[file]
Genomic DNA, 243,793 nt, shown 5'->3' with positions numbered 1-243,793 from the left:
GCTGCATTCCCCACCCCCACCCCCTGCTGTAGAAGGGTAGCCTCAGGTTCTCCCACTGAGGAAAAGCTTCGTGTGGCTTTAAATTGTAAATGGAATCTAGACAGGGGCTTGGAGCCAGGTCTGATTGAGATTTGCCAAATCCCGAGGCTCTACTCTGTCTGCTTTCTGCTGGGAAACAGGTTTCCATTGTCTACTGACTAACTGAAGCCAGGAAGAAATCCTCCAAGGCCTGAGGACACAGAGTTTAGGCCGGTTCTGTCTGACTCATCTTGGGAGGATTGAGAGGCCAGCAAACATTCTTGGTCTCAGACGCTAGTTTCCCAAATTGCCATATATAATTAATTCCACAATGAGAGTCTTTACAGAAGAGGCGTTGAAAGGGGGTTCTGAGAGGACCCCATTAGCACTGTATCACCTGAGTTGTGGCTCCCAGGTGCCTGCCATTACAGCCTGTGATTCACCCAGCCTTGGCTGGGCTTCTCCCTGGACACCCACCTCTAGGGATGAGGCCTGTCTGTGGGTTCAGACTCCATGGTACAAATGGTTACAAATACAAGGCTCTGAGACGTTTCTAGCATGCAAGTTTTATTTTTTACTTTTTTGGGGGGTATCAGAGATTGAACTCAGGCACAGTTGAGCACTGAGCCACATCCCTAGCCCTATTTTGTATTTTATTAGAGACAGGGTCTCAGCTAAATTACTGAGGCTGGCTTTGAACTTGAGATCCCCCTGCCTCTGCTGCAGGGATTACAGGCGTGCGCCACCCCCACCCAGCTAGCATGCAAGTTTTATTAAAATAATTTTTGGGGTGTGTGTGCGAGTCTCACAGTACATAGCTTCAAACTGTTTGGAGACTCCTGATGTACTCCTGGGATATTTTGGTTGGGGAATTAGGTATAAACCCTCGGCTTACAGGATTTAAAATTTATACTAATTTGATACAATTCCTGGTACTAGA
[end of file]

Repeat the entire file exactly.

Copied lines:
Genomic DNA, 243,793 nt, shown 5'->3' with positions numbered 1-243,793 from the left:
GCTGCATTCCCCACCCCCACCCCCTGCTGTAGAAGGGTAGCCTCAGGTTCTCCCACTGAGGAAAAGCTTCGTGTGGCTTTAAATTGTAAATGGAATCTAGACAGGGGCTTGGAGCCAGGTCTGATTGAGATTTGCCAAATCCCGAGGCTCTACTCTGTCTGCTTTCTGCTGGGAAACAGGTTTCCATTGTCTACTGACTAACTGAAGCCAGGAAGAAATCCTCCAAGGCCTGAGGACACAGAGTTTAGGCCGGTTCTGTCTGACTCATCTTGGGAGGATTGAGAGGCCAGCAAACATTCTTGGTCTCAGACGCTAGTTTCCCAAATTGCCATATATAATTAATTCCACAATGAGAGTCTTTACAGAAGAGGCGTTGAAAGGGGGTTCTGAGAGGACCCCATTAGCACTGTATCACCTGAGTTGTGGCTCCCAGGTGCCTGCCATTACAGCCTGTGATTCACCCAGCCTTGGCTGGGCTTCTCCCTGGACACCCACCTCTAGGGATGAGGCCTGTCTGTGGGTTCAGACTCCATGGTACAAATGGTTACAAATACAAGGCTCTGAGACGTTTCTAGCATGCAAGTTTTATTTTTTACTTTTTTGGGGGGTATCAGAGATTGAACTCAGGCACAGTTGAGCACTGAGCCACATCCCTAGCCCTATTTTGTATTTTATTAGAGACAGGGTCTCAGCTAAATTACTGAGGCTGGCTTTGAACTTGAGATCCCCCTGCCTCTGCTGCAGGGATTACAGGCGTGCGCCACCCCCACCCAGCTAGCATGCAAGTTTTATTAAAATAATTTTTGGGGTGTGTGTGCGAGTCTCACAGTACATAGCTTCAAACTGTTTGGAGACTCCTGATGTACTCCTGGGATATTTTGGTTGGGGAATTAGGTATAAACCCTCGGCTTACAGGATTTAAAATTTATACTAATTTGATACAATTCCTGGTACTAGA